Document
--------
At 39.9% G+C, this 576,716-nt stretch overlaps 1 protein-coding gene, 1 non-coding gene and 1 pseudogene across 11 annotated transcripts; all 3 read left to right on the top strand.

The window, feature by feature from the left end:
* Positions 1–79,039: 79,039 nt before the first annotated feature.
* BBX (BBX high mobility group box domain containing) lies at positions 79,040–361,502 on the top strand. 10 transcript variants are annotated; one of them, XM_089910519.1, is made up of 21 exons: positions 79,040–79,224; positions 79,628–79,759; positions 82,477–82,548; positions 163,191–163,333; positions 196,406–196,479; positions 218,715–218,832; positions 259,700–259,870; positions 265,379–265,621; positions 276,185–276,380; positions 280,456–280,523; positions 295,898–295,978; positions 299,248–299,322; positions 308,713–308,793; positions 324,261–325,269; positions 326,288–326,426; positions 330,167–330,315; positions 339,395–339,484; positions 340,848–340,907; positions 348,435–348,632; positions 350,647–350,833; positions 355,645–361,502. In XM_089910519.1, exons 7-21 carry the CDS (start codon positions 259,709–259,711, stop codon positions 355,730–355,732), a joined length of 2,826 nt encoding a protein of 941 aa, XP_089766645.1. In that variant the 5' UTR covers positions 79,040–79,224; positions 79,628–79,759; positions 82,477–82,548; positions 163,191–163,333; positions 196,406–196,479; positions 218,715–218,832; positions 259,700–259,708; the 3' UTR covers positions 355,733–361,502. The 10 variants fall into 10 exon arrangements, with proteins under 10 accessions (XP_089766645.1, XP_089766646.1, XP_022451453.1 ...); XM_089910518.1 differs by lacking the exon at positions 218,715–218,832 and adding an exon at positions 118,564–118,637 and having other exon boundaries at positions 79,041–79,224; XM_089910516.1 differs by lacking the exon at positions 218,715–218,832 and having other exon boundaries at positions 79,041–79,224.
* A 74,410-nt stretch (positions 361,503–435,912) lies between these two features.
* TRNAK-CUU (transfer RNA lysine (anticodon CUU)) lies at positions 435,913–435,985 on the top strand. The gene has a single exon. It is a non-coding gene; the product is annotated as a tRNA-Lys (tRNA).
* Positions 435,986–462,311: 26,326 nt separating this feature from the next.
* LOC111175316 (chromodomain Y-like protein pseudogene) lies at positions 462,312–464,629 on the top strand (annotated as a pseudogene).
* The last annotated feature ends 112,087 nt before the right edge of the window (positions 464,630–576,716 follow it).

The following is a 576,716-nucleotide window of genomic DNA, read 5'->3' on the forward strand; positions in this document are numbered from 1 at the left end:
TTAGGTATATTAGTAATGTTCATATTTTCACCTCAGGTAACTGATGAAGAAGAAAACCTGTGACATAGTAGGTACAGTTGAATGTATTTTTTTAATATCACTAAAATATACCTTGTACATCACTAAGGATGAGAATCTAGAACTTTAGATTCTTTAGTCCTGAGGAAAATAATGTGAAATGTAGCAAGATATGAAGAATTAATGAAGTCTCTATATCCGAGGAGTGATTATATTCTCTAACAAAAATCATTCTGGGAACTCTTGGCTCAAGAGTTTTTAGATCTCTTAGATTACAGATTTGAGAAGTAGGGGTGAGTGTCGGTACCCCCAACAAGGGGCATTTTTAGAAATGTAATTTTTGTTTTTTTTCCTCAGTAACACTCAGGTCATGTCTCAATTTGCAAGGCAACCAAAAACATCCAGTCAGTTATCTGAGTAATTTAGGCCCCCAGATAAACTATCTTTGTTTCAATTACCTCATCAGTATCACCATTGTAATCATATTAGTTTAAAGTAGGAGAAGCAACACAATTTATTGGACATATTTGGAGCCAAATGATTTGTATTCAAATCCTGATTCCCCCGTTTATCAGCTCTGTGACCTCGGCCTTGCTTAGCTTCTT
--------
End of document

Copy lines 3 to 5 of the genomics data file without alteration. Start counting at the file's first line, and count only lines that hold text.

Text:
* Positions 1–79,039: 79,039 nt before the first annotated feature.
* BBX (BBX high mobility group box domain containing) lies at positions 79,040–361,502 on the top strand. 10 transcript variants are annotated; one of them, XM_089910519.1, is made up of 21 exons: positions 79,040–79,224; positions 79,628–79,759; positions 82,477–82,548; positions 163,191–163,333; positions 196,406–196,479; positions 218,715–218,832; positions 259,700–259,870; positions 265,379–265,621; positions 276,185–276,380; positions 280,456–280,523; positions 295,898–295,978; positions 299,248–299,322; positions 308,713–308,793; positions 324,261–325,269; positions 326,288–326,426; positions 330,167–330,315; positions 339,395–339,484; positions 340,848–340,907; positions 348,435–348,632; positions 350,647–350,833; positions 355,645–361,502. In XM_089910519.1, exons 7-21 carry the CDS (start codon positions 259,709–259,711, stop codon positions 355,730–355,732), a joined length of 2,826 nt encoding a protein of 941 aa, XP_089766645.1. In that variant the 5' UTR covers positions 79,040–79,224; positions 79,628–79,759; positions 82,477–82,548; positions 163,191–163,333; positions 196,406–196,479; positions 218,715–218,832; positions 259,700–259,708; the 3' UTR covers positions 355,733–361,502. The 10 variants fall into 10 exon arrangements, with proteins under 10 accessions (XP_089766645.1, XP_089766646.1, XP_022451453.1 ...); XM_089910518.1 differs by lacking the exon at positions 218,715–218,832 and adding an exon at positions 118,564–118,637 and having other exon boundaries at positions 79,041–79,224; XM_089910516.1 differs by lacking the exon at positions 218,715–218,832 and having other exon boundaries at positions 79,041–79,224.
* A 74,410-nt stretch (positions 361,503–435,912) lies between these two features.